Freeze-dried black raspberries (BRB) produce chemopreventive effects in a rat model of colon carcinogenesis; however, the mechanisms of inhibition were not determined. Herein, we used two mouse models of human colorectal cancer to determine if dietary BRBs would inhibit colorectal tumor development and to investigate the underlying mechanisms. We found that a 12-week feeding of BRBs significantly inhibited intestinal tumor formation in both models; reducing tumor incidence by 45% and tumor multiplicity by 60% in Apc1638+/− mice and tumor incidence and multiplicity by 50% in Muc2−/− mice. Mechanistic studies revealed that BRBs inhibit tumor development in Apc1638+/− mice by suppressing β-catenin signaling and in Muc2−/− mice by reducing chronic inflammation. Intestinal cell proliferation was inhibited by BRBs in both animal models; however, the extent of mucus cell differentiation was not changed in either model. Collectively, our data suggest that BRBs are highly effective in preventing intestinal tumor development in both Apc1638+/− and Muc2−/− mice through targeting multiple signaling pathways. Cancer Prev Res; 3(11); 1443–50. ©2010 AACR.
Colorectal cancer is the second leading cause of cancer-related death in men and the third leading cause of cancer death in women in the United States (1). It is also the second most prevalent cancer worldwide. Risk factors for developing colorectal cancer include hereditary predisposition to either familial adenomatous polyposis or nonpolyposis colon cancer, obesity, physical inactivity, smoking, alcohol consumption, and an inadequate intake of vegetables and fruit (2, 3). An important strategy for the prevention of colorectal cancer is endoscopic screening to detect and remove precursor lesions (adenomatous polyps) and to detect early-stage carcinomas. Unfortunately, screening compliance is unacceptably low. Moreover, the currently used chemotherapies for metastatic disease are largely ineffective due to dose-limiting toxicity and acquired chemoresistance; thus, survival rates are poor for patients with metastatic disease.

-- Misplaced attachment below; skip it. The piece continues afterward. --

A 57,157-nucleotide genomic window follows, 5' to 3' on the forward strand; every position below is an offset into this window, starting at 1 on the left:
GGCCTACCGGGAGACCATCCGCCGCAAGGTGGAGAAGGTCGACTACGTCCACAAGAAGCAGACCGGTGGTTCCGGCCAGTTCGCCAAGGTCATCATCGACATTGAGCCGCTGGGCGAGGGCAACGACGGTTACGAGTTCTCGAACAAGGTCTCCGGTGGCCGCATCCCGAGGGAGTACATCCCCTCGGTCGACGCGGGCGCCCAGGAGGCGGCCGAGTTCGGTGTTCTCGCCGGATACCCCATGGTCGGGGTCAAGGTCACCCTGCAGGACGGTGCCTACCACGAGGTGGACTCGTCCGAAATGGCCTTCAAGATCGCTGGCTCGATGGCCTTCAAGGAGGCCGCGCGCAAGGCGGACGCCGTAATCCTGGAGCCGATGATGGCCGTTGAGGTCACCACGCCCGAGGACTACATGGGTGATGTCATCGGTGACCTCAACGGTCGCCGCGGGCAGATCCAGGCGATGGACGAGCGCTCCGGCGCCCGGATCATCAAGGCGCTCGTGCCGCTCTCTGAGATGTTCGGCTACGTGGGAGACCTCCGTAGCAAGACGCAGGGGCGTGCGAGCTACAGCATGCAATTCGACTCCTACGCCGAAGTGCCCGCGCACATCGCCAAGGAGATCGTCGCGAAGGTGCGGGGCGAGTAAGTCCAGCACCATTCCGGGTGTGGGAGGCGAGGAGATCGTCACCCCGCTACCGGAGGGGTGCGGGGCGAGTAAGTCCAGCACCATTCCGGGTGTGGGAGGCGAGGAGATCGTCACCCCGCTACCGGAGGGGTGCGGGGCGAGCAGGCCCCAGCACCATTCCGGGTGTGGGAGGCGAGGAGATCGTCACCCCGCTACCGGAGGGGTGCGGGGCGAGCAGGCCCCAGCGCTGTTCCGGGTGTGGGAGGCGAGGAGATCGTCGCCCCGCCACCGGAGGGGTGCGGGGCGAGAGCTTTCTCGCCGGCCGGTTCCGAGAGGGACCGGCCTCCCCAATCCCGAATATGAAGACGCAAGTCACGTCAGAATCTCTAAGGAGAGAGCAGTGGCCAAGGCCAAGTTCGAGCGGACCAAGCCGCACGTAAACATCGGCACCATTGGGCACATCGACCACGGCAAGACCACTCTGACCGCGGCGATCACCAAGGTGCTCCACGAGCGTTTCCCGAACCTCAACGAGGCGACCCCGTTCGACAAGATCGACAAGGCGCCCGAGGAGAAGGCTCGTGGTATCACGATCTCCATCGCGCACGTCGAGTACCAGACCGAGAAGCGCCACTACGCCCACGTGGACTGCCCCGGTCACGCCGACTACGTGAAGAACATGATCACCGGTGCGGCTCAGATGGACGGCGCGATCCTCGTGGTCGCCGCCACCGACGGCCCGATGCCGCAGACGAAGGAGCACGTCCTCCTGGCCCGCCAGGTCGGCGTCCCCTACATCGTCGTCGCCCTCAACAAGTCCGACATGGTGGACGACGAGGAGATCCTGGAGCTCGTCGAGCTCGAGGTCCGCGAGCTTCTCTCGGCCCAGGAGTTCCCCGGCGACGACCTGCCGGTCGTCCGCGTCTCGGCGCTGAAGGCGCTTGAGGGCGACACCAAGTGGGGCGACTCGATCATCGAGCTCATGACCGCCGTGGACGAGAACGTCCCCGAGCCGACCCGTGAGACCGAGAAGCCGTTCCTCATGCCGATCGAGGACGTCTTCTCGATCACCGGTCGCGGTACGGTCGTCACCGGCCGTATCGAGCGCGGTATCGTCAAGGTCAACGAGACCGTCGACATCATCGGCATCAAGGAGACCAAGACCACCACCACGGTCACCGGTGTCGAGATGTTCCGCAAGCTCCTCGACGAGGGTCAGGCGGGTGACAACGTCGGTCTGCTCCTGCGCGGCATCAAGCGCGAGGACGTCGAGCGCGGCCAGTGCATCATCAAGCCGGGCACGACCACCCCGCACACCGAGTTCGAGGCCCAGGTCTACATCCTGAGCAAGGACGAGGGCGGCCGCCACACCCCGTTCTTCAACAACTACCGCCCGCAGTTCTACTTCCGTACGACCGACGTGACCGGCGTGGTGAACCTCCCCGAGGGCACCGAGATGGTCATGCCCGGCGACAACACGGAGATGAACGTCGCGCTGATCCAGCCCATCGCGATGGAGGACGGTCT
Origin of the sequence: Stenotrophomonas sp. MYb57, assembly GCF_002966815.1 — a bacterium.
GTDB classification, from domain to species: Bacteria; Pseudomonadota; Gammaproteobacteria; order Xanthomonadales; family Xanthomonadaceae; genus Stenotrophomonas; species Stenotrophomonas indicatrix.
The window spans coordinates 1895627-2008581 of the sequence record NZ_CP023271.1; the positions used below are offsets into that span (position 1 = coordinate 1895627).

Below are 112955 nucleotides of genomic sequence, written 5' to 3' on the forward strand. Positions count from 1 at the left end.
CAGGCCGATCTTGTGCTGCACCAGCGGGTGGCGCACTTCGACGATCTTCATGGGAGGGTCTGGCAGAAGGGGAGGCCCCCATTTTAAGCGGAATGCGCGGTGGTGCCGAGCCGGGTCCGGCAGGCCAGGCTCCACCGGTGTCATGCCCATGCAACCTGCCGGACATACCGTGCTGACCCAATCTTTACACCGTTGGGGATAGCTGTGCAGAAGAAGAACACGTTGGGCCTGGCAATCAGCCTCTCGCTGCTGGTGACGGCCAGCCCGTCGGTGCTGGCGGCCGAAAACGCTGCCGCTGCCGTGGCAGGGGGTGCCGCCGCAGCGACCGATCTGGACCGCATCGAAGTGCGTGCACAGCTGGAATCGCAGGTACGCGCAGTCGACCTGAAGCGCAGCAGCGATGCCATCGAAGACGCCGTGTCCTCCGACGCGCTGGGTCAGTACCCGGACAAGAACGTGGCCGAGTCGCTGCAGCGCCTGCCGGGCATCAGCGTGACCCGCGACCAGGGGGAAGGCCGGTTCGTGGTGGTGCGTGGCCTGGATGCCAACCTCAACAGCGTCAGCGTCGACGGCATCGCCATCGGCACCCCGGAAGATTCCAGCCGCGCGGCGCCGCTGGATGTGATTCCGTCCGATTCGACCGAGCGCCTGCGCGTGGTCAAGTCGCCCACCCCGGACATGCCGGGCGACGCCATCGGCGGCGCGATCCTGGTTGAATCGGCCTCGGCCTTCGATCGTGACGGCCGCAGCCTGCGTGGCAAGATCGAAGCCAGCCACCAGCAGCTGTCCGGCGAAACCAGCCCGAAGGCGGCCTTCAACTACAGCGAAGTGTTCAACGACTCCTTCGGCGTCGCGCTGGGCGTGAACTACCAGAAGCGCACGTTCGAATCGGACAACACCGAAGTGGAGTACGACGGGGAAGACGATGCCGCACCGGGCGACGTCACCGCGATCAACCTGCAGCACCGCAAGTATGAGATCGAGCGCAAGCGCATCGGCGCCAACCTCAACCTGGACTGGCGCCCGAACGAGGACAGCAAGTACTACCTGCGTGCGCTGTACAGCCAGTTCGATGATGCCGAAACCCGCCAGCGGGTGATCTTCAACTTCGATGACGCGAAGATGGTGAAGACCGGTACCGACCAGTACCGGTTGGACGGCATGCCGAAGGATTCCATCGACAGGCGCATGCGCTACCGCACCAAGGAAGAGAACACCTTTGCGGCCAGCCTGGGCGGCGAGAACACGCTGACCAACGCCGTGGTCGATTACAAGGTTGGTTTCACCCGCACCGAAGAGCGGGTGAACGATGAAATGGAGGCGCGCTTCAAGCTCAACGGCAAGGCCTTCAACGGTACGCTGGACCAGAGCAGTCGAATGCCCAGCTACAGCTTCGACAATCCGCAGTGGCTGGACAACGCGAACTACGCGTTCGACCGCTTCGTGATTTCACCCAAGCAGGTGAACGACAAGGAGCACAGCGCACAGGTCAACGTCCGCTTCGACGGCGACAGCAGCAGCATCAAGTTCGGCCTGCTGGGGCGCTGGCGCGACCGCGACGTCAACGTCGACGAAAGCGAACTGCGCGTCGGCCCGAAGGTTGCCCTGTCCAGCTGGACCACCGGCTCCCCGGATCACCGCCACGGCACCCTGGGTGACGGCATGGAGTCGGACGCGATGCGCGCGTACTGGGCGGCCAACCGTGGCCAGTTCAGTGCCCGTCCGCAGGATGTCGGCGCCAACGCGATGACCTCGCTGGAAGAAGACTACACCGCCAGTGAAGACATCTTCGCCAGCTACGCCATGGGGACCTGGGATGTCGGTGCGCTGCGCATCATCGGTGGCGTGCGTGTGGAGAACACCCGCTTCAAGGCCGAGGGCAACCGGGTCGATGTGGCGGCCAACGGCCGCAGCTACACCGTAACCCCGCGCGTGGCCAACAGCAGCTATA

Chemoprevention refers to the administration of synthetic or naturally occurring agents to block, reverse, or delay the process of carcinogenesis. For a variety of reasons, including human acceptance and low toxicity, naturally occurring, diet-based agents are ideal for chemopreventive interventions. Berry fruits are widely consumed in our diet and have attracted much attention due to their potential human health benefits. Multiple studies have shown that black raspberries (BRB; Rubus occidentalis) exhibit diverse biological properties, including antioxidant, anticancer, antineurodegenerative, and anti-inflammatory activities (4–6). To determine whether BRBs could be useful for the prevention of colorectal cancer, we administered a Western-style diet containing 10% freeze-dried BRBs to two mouse models of human colorectal cancer (i.e., Apc1638+/− and Muc2−/− mice) for 12 weeks. The Apc mouse has one functional allele of the Apc gene that, when inactivated, leads to inappropriate signaling of the Wnt/β-catenin pathway and the spontaneous development of intestinal adenomas (7). Muc2−/− mice develop intestinal adenomas and adenocarcinomas in response to chronic inflammation (8, 9). We found that BRBs inhibit intestinal tumor formation in both animal models, and that tumor inhibition was associated with a decrease in β-catenin–induced signaling in Apc mice and the inhibition of chronic inflammation in Muc2−/− mice.
Materials and Methods
Animals and diets